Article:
Tesla’s Bitcoin Adventure Promises an Even Wilder Ride


Elon Musk, the Technoking of Tesla Inc., says the electric vehicle maker will now accept payment in Bitcoin for its cars. Adding more of the capricious cryptocurrency to the balance sheet of one of the world’s fastest growing companies by market capitalization could prove explosive.

Bitcoin has doubled in value this year, after more than trebling in 2020, and reached a record of almost $62,000 earlier this month. But its journey has been far from a one-way ride. With Tesla’s 12-month price target estimate already producing an almost 800% divergence between the most bullish and bearish forecasts, increasing the company’s exposure to digital currencies will make valuing the company even harder for analysts and investors alike.

Tesla’s Bitcoin Adventure Promises an Even Wilder Ride

A few weeks ago, I suggested that adding Bitcoin into a traditional portfolio that allocated 60% to stocks and 40% to government bonds could be one way of defending against a decline in equities at a time when the fixed income side was at risk of failing to protect returns. I noted that this was likely to increase the volatility of an investment portfolio, but I hadn’t appreciated by how much.

Joseph Albert, a retired computer scientist in Oregon who spent part of his career working in financial services, wrote to me pointing out that “Bitcoin is so volatile that even a 5% allocation dominates portfolio volatility” — an argument he backed up by using the website portfoliovisualizer.com to test what just a small allocation would do to both returns and volatility.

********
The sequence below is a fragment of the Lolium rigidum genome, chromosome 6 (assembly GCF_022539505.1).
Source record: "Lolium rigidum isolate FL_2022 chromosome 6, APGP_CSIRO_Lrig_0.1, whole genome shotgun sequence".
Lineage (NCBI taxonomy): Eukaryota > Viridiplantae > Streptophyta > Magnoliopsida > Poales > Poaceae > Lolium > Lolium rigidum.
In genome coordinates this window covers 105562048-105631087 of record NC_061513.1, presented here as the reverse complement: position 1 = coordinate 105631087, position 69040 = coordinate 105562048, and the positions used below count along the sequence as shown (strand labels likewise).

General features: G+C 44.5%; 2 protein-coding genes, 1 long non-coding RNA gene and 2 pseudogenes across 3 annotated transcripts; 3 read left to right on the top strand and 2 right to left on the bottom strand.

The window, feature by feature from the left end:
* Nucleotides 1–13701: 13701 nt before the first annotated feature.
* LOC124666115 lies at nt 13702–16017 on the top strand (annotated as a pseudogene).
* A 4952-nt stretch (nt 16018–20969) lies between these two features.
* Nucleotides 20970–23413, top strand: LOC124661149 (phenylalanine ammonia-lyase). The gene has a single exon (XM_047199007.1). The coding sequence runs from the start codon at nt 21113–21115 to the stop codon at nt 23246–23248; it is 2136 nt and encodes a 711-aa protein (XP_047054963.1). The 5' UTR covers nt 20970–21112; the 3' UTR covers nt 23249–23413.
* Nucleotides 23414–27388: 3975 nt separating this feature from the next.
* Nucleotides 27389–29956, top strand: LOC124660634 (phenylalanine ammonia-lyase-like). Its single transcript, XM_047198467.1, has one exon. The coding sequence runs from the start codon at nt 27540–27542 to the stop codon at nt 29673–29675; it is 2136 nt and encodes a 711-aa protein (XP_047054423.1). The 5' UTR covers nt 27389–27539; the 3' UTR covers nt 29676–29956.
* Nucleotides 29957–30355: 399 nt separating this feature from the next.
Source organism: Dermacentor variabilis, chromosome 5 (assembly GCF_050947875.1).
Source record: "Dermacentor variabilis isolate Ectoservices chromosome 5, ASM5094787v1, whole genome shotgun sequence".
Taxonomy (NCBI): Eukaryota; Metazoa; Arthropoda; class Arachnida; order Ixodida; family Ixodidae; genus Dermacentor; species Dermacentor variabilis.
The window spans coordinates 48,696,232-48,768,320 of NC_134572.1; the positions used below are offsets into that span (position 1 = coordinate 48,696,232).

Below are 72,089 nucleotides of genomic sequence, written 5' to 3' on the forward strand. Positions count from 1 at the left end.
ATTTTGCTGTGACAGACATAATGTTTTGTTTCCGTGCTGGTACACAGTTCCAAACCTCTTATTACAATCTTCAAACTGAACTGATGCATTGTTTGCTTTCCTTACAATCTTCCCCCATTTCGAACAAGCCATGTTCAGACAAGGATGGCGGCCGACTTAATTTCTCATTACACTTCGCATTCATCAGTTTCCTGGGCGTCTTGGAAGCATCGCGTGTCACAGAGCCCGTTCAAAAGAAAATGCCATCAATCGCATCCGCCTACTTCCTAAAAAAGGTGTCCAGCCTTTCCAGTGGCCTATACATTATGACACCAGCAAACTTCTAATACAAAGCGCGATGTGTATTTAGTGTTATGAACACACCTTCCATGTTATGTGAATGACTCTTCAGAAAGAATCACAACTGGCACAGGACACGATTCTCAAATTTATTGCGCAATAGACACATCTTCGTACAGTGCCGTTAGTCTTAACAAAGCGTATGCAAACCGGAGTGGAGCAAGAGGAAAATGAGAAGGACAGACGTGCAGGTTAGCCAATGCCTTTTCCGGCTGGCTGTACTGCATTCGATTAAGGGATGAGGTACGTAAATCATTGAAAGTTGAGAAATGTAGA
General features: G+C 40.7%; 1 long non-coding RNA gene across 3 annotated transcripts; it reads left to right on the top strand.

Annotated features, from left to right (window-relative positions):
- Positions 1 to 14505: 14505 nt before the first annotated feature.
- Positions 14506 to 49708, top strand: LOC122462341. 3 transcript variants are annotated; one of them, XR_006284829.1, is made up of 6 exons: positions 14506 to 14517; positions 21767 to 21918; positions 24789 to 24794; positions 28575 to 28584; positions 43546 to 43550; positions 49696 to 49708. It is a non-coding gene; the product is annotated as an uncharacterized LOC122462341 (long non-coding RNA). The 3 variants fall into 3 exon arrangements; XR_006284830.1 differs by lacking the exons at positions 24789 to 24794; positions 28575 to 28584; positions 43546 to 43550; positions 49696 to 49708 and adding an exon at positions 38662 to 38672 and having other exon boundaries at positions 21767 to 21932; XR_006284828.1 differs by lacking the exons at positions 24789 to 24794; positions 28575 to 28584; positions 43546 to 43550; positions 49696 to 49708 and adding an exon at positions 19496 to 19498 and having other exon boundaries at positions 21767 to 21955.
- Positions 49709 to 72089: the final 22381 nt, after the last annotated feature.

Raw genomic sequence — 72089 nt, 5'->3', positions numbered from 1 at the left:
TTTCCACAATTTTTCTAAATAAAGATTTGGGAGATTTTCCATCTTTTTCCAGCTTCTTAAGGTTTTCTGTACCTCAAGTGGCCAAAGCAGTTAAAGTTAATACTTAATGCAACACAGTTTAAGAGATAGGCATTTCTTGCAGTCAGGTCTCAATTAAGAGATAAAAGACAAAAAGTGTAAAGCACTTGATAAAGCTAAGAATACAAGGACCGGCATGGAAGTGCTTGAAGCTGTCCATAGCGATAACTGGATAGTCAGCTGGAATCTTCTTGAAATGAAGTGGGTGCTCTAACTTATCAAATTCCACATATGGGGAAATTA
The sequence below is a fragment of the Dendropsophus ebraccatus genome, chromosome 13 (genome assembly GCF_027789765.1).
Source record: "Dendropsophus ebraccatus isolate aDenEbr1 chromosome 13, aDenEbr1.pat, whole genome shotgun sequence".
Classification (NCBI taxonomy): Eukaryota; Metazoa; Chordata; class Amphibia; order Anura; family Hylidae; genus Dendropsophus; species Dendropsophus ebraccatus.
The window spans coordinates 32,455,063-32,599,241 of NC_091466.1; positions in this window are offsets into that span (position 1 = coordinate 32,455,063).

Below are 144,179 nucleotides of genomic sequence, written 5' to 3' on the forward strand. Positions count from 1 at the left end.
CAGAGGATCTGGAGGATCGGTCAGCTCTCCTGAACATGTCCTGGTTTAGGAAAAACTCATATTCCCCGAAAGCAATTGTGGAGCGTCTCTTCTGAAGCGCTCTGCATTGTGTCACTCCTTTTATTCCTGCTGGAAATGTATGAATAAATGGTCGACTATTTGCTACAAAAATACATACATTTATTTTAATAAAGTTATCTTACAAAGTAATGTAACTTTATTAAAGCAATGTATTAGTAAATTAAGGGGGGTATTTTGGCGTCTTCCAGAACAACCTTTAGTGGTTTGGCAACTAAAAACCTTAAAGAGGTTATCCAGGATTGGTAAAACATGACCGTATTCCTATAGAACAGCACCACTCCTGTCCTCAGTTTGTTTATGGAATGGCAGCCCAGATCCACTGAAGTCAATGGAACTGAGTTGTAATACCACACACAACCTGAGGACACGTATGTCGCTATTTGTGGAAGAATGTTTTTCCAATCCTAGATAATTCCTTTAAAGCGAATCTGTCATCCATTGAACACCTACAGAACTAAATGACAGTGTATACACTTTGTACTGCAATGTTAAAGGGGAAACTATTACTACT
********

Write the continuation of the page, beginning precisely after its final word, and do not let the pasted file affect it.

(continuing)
Tesla’s Bitcoin Adventure Promises an Even Wilder Ride

Adding the cryptocurrency certainly generates more profit. But volatility, as measured by the standard deviation from the mean, also surges, even with just a 5% allocation. And that’s true whether the allotment is taken from either the equity or the bond division. Double-digit volatility makes the tweaked portfolio much more risky. 

Increasingly, Wall Street is being forced to take digital currencies more seriously, albeit with a healthy dose of skepticism. A report by Bank of America Corp. last week concluded that there was “no good reason” to own Bitcoin other than to speculate on a further gain in prices, with the virtual currency deemed “impractical as a store of wealth or payments mechanism.”

Tesla’s new payment method was announced in a tweet by Musk, and it’s far from clear how Tesla plans to deal with Bitcoin’s volatility or how many customers are likely to use it. At current values, you could buy a top-of-the-range Model X SUV Plaid for about two Bitcoins; at the start of the year, the same car would have cost about four Bitcoins based on its dollar sticker price.

Moreover, Musk says Tesla will keep any customer crypto payments in the digital realm, rather than converting them into dollars, adding to the $1.5 billion it invested in Bitcoin in February. Valuing Tesla has always been as much of an art as a science; adding more Bitcoin to the company’s balance sheet is the stuff of equity analysts’ nightmares.

This column does not necessarily reflect the opinion of the editorial board or Bloomberg LP and its owners.

Mark Gilbert is a Bloomberg Opinion columnist covering asset management. He previously was the London bureau chief for Bloomberg News. He is also the author of "Complicit: How Greed and Collusion Made the Credit Crisis Unstoppable."

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